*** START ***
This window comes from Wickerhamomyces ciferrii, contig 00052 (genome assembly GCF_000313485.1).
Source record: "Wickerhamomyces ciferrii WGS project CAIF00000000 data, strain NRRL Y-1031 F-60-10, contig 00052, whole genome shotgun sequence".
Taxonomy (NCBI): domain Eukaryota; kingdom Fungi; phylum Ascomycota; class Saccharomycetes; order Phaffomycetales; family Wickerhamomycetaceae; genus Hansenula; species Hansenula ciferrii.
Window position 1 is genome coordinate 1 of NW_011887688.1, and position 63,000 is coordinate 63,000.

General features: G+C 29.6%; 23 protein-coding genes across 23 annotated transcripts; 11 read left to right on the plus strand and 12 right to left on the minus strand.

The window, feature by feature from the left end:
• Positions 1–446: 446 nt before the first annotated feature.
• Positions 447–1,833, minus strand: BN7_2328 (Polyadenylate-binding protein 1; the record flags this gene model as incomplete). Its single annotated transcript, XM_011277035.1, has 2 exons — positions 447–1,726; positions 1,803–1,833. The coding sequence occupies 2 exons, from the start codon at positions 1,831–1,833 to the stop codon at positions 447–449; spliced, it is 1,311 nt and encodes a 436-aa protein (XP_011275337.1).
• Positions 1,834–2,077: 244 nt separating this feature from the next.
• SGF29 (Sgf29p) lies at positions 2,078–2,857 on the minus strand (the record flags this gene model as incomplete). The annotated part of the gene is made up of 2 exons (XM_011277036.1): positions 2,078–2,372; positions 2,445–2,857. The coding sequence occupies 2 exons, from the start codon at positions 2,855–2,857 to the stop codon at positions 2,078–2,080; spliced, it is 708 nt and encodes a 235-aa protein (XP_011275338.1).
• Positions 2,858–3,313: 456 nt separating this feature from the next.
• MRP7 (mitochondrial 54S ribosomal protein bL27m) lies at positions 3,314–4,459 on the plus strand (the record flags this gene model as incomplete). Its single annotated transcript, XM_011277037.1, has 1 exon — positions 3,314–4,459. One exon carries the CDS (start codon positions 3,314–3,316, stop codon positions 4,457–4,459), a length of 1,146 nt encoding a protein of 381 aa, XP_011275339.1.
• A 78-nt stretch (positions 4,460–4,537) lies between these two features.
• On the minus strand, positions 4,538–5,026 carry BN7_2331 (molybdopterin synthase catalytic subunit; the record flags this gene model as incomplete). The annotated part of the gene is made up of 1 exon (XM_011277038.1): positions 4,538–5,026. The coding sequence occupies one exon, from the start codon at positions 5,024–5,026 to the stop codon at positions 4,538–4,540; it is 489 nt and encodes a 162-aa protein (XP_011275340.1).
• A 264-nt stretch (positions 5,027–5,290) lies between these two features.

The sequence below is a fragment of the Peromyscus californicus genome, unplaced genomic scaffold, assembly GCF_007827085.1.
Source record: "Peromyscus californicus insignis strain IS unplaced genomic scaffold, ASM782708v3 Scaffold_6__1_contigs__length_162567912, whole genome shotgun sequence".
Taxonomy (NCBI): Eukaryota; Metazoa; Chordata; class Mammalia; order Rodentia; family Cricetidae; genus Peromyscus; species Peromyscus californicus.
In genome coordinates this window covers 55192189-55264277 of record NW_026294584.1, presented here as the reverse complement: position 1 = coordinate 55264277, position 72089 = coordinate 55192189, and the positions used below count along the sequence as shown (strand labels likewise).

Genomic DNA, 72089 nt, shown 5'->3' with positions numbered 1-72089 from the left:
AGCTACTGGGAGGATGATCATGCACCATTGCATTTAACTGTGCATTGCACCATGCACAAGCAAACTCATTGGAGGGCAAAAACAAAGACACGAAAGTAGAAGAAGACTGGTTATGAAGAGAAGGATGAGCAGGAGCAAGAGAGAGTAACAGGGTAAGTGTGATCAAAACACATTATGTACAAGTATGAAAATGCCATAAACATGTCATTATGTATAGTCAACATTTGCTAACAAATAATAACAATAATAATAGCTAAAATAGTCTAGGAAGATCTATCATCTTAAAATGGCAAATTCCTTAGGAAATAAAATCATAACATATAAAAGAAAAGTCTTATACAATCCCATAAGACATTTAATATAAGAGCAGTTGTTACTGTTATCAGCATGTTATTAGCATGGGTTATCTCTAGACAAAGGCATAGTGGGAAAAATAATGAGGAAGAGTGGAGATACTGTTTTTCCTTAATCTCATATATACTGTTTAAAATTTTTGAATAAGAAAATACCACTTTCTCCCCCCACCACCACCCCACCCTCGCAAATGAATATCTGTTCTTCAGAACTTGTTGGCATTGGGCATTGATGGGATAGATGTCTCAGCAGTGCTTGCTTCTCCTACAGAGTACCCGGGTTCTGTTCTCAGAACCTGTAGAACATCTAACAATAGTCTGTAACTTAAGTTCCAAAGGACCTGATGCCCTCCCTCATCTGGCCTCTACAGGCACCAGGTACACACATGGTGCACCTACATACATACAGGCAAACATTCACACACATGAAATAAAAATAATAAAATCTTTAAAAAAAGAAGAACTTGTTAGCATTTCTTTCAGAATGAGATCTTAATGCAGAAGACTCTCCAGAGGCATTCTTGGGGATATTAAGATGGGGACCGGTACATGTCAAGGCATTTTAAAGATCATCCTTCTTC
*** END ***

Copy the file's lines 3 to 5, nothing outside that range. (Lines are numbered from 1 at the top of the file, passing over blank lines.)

Taxonomy (NCBI): domain Eukaryota; kingdom Fungi; phylum Ascomycota; class Saccharomycetes; order Phaffomycetales; family Wickerhamomycetaceae; genus Hansenula; species Hansenula ciferrii.
Window position 1 is genome coordinate 1 of NW_011887688.1, and position 63,000 is coordinate 63,000.

General features: G+C 29.6%; 23 protein-coding genes across 23 annotated transcripts; 11 read left to right on the plus strand and 12 right to left on the minus strand.